Xbox 360 hits 10 million sold in U.S.

Microsoft said that reaching the milestone first suggests it will be the eventual winner of the next-generation console wars.

Daniel Terdiman Former Senior Writer / News
Daniel Terdiman is a senior writer at CNET News covering Twitter, Net culture, and everything in between.
Daniel Terdiman
3 min read

Microsoft said on Wednesday that its Xbox 360 has become the first next-generation video game console to hit 10 million units sold in the United States.

Further, said Aaron Greenberg, director of product management for Xbox 360 and Xbox Live, that milestone has historically been reached by the eventual best-seller of each previous console generation, a fact that Microsoft will certainly be using to bolster suggestions that the Xbox 360 will eventually prevail sales-wise over Nintendo's Wii and Sony's PlayStation 3.

Of course, Sony has been the winner of the two previous generations, with the original PlayStation and PlayStation 2 far outselling the competition.

In the U.S., according to NPD Group analyst Anita Frazier--as of the end of March, Microsoft's rivals, Nintendo, and Sony had sold 8.8 million Wiis and 4.1 million PlayStation 3's in the United States, respectively.

All told, Microsoft has sold 19 million Xboxes worldwide, Greenberg said.

In addition, he reported that globally, Microsoft's Xbox Live service has reached 12 million total users, more than doubling the 6 million it reported last July.

"Our goal was to hit 10 million (Xbox Live users) in a year's time," Greenberg said, "and we've doubled it in less time. The majority of Xbox owners on a global basis are connecting to Xbox Live."

Another milestone the Xbox recently reached, Greenberg said, was that with more than 1 million copies of Rockstar Games' monster hit, Grand Theft Auto IV, having already sold on Xbox 360, the console has now reached 16 different titles with 1 million sales or more in the U.S.

By comparison, he pointed out, that's twice the number of million-plus titles that have sold for the Wii in the U.S. The PlayStation 3 has had just two, he said.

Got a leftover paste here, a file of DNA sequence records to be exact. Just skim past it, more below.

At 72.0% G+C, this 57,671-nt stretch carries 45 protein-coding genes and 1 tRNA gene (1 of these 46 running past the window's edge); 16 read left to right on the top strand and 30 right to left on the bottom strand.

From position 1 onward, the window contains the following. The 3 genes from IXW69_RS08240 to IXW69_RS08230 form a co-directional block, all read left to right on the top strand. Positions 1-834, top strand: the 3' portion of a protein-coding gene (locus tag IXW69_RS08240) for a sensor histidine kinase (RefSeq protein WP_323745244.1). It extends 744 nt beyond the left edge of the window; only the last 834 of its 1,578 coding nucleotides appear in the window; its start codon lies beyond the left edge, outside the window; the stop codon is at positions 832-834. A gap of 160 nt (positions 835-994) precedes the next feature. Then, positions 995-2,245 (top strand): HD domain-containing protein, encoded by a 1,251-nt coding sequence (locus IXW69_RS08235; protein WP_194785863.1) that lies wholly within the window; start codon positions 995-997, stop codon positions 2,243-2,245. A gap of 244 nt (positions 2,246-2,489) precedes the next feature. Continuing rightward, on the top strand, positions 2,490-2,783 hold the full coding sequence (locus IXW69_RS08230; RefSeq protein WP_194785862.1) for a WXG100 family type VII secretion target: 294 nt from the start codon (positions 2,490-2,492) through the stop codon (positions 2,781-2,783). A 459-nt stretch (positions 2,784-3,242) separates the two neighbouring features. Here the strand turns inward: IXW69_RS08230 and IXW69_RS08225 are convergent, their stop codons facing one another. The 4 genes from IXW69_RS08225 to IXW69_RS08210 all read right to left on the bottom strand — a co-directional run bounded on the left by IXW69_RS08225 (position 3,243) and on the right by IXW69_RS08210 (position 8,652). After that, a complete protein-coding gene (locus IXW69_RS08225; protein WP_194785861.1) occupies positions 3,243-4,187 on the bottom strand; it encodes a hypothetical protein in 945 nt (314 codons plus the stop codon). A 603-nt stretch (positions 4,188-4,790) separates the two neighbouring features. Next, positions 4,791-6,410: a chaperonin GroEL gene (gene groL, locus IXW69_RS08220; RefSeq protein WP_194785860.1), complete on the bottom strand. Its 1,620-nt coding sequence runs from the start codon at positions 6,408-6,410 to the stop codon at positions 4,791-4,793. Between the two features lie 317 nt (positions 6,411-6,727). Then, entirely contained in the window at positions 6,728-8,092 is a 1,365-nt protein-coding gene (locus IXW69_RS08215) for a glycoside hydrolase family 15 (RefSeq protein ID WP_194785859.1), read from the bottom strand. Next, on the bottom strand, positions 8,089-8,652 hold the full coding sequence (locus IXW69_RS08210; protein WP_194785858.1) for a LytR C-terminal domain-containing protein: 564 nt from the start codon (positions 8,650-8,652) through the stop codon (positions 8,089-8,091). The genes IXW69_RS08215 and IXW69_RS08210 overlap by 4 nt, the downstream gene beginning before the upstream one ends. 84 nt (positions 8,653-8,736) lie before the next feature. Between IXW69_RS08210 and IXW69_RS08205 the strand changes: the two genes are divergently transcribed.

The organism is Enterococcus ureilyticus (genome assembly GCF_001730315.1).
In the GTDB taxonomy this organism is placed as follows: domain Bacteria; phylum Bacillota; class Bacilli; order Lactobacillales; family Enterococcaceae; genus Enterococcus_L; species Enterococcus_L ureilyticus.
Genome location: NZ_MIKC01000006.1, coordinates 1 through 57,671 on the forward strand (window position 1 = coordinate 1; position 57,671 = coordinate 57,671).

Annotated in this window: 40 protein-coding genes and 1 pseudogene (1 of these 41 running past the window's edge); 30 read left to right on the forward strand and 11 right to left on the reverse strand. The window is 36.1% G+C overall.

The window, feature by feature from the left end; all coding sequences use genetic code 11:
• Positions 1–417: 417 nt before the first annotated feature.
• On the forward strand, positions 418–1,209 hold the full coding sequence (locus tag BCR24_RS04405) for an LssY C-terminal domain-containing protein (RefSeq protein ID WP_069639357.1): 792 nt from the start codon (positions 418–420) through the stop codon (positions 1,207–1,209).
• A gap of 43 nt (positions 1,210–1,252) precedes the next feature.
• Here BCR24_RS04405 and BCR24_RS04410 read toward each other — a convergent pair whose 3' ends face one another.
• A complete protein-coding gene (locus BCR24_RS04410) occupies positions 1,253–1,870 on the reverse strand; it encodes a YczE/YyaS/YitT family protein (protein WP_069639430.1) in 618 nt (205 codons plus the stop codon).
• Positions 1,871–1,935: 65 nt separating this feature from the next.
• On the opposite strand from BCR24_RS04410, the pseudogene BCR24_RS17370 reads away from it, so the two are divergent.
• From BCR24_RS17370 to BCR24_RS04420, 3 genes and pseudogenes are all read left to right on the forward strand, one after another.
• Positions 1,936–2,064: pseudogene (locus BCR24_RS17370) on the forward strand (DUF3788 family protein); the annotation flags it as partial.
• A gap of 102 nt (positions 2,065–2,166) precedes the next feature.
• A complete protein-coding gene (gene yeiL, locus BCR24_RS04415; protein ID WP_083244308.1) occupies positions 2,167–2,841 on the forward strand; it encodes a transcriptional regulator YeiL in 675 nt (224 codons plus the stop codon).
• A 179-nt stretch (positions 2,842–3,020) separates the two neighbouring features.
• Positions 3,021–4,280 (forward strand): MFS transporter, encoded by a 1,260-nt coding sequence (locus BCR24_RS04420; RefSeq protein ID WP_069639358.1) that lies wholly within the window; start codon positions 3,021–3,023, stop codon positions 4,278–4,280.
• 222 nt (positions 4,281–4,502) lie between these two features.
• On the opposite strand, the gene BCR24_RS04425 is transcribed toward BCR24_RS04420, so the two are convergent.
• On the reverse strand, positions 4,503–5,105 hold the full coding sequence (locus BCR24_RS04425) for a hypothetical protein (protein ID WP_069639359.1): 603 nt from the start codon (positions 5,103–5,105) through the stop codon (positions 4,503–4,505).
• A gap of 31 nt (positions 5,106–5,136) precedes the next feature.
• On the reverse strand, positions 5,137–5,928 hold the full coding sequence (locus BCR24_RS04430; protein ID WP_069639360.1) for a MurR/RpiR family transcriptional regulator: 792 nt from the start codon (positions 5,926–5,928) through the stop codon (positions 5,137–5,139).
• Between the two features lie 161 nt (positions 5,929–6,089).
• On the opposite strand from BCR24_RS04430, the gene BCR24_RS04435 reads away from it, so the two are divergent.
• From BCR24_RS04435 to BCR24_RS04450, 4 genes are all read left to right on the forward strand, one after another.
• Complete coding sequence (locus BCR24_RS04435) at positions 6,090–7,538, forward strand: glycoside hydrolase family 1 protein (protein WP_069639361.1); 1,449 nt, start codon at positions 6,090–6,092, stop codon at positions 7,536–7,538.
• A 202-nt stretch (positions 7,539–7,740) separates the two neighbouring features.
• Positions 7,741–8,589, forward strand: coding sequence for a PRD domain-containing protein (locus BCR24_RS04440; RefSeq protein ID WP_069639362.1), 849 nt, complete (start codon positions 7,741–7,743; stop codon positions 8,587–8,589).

While the 10 million total Xboxes sold in the United States is certainly notable, it also must be noted that the console had a full year's head start on its competition.

Greenberg acknowledged that that means it's hard to compare sales numbers in an apples-to-apples fashion, but added that he thinks the head start gives Microsoft advantages that Sony and Nintendo will never be able to catch up to.

"I don't think you can underestimate the benefit of the year head start," he said. "We have a larger library, a larger online community. There's benefits to that acceleration."

Additionally, because the Xbox has been on the market a year longer, Microsoft has been able to reduce the costs of production sooner than its rivals, Greenberg said.

"It's hard to play catch-up," he said.

More recently, Greenberg explained, the huge success of GTA IV has been a boon to the Xbox. He explained that Microsoft's initial data suggested that in the first week the game was on the market, fully 40 percent of Xboxes sold at retail were bought by people who also purchased GTA IV.

That certainly seems like good news for Microsoft and backs up suggestions by industry analysts who predicted that GTA IV would drive a significant number of sales of the Xbox 360 and the PlayStation 3, the two consoles the game was released on.

On Thursday, NPD will release its April sales figures for the U.S. video game industry.

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